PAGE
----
“Planned maintenance, based on timely data and predictive analytics, is critical to maximize rotorcraft uptime and mission readiness, especially for our Apache and Blackhawk helicopters deployed in forward operating areas,” said John Moffatt, Project Manager for the U.S. Army Aviation Applied Technology Directorate. “Intelligent maintenance practices are also critical in keeping the Army’s costs down in the face of increasing budget pressures. This project seeks to combine wireless communications with advanced oil analysis for our rotorcraft fleet to increase the velocity of actionable maintenance information and enhance the predictability of maintenance issues before they lead to costly downtime.”
Mitch Shikowitz, Director of Business Development for Spectro, added, “Existing Heath Usage Monitoring Systems (HUMS) and Condition Based Maintenance (CBM) help protect the Army’s rotorcraft fleet, but the focus of HUMS has been vibration and stress monitoring. We envision this project’s development of an intelligent, real-time oil monitoring system-backed by state-of-the-art data mining-as a valuable extension of current HUMS technologies”.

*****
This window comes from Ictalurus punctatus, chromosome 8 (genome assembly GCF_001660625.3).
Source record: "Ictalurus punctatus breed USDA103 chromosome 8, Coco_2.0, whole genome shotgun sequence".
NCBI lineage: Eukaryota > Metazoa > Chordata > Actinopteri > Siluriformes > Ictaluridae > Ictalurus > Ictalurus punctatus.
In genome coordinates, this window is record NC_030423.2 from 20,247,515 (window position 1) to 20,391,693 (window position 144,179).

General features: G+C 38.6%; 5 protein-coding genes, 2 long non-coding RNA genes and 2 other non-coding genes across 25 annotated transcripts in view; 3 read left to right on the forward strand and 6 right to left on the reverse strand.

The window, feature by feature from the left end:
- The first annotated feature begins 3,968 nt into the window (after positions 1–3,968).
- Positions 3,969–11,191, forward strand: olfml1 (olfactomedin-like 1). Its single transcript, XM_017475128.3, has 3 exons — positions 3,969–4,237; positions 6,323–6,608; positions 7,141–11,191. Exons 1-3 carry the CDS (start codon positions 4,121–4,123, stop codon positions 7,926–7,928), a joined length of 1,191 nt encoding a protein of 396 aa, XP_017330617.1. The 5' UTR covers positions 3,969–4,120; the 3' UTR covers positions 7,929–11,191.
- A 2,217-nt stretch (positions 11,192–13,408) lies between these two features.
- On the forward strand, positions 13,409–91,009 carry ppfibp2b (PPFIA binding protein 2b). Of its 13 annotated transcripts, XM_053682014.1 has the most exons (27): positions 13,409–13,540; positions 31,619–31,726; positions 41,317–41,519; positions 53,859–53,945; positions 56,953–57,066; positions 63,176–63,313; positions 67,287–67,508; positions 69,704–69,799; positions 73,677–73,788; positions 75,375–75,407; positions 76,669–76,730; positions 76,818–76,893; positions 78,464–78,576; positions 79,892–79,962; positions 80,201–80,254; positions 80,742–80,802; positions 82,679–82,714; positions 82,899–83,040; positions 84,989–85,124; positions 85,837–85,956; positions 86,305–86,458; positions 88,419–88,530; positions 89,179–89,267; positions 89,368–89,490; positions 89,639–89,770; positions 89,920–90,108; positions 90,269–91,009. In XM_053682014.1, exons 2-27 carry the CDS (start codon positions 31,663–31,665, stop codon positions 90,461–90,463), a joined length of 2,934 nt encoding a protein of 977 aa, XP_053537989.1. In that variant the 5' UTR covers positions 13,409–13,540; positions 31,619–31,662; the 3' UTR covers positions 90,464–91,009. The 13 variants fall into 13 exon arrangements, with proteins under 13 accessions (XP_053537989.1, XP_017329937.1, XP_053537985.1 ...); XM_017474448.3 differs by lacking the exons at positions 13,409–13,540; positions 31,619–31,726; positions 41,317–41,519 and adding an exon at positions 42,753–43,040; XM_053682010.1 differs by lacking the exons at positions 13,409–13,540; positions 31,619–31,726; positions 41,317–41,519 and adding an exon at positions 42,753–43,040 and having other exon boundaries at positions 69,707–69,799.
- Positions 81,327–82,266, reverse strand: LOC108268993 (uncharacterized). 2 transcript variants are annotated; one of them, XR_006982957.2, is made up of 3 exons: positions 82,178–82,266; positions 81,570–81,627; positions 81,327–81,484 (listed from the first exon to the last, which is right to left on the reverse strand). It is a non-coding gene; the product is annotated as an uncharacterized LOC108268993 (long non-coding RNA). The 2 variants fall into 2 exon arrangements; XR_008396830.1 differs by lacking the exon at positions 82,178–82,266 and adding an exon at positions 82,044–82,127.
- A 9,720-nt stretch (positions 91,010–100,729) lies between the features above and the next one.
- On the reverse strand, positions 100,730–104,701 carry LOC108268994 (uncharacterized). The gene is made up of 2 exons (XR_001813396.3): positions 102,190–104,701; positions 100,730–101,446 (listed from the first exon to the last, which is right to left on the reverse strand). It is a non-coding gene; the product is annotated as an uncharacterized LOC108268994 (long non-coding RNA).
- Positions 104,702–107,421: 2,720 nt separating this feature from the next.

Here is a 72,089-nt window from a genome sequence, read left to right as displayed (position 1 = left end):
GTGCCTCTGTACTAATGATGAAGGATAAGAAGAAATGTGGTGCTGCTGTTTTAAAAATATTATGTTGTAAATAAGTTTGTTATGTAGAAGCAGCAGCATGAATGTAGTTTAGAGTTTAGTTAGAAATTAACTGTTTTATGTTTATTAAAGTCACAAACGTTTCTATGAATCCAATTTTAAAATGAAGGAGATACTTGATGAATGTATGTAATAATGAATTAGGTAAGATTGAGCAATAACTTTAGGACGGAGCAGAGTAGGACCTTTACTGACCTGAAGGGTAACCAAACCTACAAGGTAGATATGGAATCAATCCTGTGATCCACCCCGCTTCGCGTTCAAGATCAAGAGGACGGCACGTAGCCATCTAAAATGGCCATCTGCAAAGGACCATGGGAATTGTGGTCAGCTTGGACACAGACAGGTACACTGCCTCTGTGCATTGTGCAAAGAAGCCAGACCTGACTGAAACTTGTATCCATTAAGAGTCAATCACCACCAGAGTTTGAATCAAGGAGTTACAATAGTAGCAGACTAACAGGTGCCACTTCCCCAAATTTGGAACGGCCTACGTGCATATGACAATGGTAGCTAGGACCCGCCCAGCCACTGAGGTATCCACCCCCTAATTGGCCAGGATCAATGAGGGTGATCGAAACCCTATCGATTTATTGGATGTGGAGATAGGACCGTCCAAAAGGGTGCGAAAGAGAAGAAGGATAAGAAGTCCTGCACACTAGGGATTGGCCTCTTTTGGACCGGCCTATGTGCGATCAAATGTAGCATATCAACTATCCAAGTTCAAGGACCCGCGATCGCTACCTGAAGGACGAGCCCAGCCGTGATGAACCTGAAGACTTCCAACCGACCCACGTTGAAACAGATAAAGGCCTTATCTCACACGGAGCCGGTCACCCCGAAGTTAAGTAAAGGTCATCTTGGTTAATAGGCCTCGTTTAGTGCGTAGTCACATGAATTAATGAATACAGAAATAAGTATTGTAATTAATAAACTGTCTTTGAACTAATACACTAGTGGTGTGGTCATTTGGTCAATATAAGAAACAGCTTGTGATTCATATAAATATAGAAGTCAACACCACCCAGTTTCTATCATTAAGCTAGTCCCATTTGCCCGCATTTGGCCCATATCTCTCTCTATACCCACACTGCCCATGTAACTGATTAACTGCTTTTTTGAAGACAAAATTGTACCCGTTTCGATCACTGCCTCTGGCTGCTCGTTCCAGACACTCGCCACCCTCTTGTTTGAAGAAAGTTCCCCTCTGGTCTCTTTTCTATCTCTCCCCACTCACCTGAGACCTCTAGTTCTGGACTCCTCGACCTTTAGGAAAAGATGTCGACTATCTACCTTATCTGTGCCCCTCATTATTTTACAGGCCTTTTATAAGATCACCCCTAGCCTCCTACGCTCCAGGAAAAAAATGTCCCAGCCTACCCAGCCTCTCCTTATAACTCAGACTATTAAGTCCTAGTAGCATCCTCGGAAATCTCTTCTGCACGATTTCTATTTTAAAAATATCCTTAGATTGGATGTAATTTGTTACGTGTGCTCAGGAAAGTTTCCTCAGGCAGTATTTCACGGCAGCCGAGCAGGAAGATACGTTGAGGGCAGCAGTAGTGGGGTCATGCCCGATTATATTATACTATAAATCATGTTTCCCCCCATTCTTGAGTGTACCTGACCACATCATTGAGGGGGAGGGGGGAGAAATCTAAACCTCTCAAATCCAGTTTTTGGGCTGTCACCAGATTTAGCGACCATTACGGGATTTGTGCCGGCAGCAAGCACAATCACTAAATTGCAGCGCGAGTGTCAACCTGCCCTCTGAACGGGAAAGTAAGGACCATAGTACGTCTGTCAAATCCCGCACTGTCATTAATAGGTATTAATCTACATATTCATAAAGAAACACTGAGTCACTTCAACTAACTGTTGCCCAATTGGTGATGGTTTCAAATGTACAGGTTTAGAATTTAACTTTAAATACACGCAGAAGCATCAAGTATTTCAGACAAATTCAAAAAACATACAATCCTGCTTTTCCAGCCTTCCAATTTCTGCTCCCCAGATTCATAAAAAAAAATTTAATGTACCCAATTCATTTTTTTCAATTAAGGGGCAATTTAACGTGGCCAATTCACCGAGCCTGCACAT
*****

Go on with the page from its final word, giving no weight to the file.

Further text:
“Ultimately,” Mr. Shikowitz concluded, “we want to change the way machine oil analysis is viewed-in both military and commercial applications-as a best practice that utilizes oil analysis as a cost effective maintenance tool to track machine condition and equipment wear. By quickly and effectively identifying, analyzing, and communicating information about machine condition, we aim to significantly improve maintenance planning, reduce the frequency and cost of repairs, and optimize asset uptime.”
“We are pleased to team with Spectro and QinetiQ North America, which are world-class technology providers, to develop such a high-value potential solution for our armed services,” said Kenneth Ehrman, President of I.D. Systems. “In addition to building a smart, wireless, on-craft communication module for this project, we will be creating middleware and a graphical user interface to help correlate the real-time machine oil data to an extensive historical database of oil-related maintenance prognostics. We view this effort as having upside potential for many applications, in both government and industrial environments.”